January 2, 2007


Tehran Radio Lets Critics Vent Over Iran’s Nuclear Plans (NAZILA FATHI, 1/01/07, NY Times)

A radio program on a government-run station has been conducting an open debate for the past month about whether Iran should change its tough stance on its nuclear program.

The radio program, Goftegoo Radio, which went on the air last May, has used a debate format to broadcast discussions about any number of formerly taboo issues, but its recent fiery discussions about whether the country should have a nuclear program may be setting new boundaries for talk about one of the most important issues in Iran today. [...]

But guests on Goftegoo — which means dialogue in Persian — have expressed their criticisms fearlessly, with some calling on the government to put the country’s other interests before its nuclear program.

The state-owned broadcasting monopoly, which has great power and an enormous budget, is among the few state-run agencies that is not controlled by the government of President Mahmoud Ahmadinejad, who has refused to back down on the nuclear program in the face of world pressure.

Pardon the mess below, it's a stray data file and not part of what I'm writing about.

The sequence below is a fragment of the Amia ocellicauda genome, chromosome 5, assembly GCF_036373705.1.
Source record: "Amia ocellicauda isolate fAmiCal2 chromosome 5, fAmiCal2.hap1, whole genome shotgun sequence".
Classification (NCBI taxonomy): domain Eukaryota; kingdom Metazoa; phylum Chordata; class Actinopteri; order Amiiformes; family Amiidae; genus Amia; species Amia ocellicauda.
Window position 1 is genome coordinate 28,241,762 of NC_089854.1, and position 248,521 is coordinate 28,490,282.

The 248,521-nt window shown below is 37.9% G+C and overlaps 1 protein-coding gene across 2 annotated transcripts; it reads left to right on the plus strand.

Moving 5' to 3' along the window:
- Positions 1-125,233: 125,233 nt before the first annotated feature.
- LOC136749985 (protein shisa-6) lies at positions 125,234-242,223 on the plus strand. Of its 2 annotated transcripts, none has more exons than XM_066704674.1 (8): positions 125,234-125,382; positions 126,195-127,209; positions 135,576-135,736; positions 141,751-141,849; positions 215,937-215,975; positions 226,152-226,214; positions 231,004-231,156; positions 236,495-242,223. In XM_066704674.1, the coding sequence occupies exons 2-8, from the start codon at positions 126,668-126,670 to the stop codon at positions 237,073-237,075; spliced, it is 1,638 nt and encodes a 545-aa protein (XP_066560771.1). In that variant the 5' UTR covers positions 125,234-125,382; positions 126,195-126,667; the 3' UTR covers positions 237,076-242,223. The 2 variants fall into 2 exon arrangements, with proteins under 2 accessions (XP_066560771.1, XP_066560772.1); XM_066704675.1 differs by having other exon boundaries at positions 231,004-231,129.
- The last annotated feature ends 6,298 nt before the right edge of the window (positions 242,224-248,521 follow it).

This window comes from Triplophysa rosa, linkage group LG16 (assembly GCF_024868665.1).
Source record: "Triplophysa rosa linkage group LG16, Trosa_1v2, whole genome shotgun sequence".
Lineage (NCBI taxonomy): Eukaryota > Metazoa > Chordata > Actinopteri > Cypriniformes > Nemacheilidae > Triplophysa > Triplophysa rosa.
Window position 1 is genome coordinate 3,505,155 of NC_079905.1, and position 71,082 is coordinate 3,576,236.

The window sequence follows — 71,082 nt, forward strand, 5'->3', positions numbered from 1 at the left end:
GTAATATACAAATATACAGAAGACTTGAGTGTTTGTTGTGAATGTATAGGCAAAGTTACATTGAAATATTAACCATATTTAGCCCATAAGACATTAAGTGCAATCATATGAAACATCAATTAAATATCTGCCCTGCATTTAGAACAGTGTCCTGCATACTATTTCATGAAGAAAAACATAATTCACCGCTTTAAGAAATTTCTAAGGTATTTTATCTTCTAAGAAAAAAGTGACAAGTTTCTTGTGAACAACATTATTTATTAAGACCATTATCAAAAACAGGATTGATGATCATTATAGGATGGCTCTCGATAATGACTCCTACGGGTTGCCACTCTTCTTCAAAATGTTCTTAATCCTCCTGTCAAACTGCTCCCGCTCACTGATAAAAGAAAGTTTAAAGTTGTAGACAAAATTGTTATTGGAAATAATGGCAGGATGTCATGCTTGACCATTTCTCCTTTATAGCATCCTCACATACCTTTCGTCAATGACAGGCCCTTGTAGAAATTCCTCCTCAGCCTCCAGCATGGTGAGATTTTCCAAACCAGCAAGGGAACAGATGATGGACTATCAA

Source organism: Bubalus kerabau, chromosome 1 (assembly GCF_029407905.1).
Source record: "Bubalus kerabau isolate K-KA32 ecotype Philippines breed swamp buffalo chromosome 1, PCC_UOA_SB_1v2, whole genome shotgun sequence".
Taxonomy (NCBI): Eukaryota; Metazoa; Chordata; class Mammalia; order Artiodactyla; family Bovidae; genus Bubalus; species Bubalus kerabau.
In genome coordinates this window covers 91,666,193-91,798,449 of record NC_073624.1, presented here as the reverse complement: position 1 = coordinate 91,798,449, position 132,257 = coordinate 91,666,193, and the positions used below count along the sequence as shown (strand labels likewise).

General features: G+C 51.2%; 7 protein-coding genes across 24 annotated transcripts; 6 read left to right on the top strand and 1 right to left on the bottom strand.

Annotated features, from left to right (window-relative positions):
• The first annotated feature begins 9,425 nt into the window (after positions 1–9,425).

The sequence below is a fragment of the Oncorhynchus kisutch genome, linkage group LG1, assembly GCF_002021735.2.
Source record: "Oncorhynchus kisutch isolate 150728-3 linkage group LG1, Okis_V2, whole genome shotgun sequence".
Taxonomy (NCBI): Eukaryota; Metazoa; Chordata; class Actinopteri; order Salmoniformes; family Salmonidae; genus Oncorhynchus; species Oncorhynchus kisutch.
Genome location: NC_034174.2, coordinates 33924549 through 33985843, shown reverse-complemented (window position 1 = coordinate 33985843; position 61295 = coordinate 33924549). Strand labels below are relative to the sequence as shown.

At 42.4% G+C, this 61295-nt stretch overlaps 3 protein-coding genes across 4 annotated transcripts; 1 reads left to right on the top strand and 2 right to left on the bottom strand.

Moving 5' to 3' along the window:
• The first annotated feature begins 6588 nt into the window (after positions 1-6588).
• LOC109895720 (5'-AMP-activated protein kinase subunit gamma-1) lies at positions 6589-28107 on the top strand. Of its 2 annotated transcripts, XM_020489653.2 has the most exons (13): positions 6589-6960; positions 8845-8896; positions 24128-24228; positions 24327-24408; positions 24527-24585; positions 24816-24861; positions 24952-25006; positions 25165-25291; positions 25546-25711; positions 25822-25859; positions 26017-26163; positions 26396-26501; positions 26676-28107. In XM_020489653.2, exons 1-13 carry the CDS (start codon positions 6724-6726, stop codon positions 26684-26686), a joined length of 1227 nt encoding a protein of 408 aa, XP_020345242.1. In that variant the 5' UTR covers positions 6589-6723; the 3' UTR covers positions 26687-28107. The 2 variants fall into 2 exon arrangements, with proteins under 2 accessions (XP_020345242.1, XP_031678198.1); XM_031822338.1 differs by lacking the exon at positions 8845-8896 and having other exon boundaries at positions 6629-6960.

The broadcasting agency reports directly to Iran’s supreme religious leader, Ayatollah Ali Khamenei, who has the final word on all state matters. The new director, Ezzatollah Zarghami, took over the agency in mid-2005, as Mr. Ahmadinejad took office. Mr. Zarghami is a former general of the conservative Revolutionary Guards who is believed to be close to Ayatollah Khamenei.

Analysts say Mr. Zarghami, who is not close to the president, may be using his closeness to Ayatollah Khamenei to build his own power base. But the motivation behind the political discussions on the program is not completely clear.

Western confusion over Mr. Ahmedinejad's isolation would be more amusing if it didn't betray a complete lack of understanding of Iran.

Posted by Orrin Judd at January 2, 2007 8:04 AM
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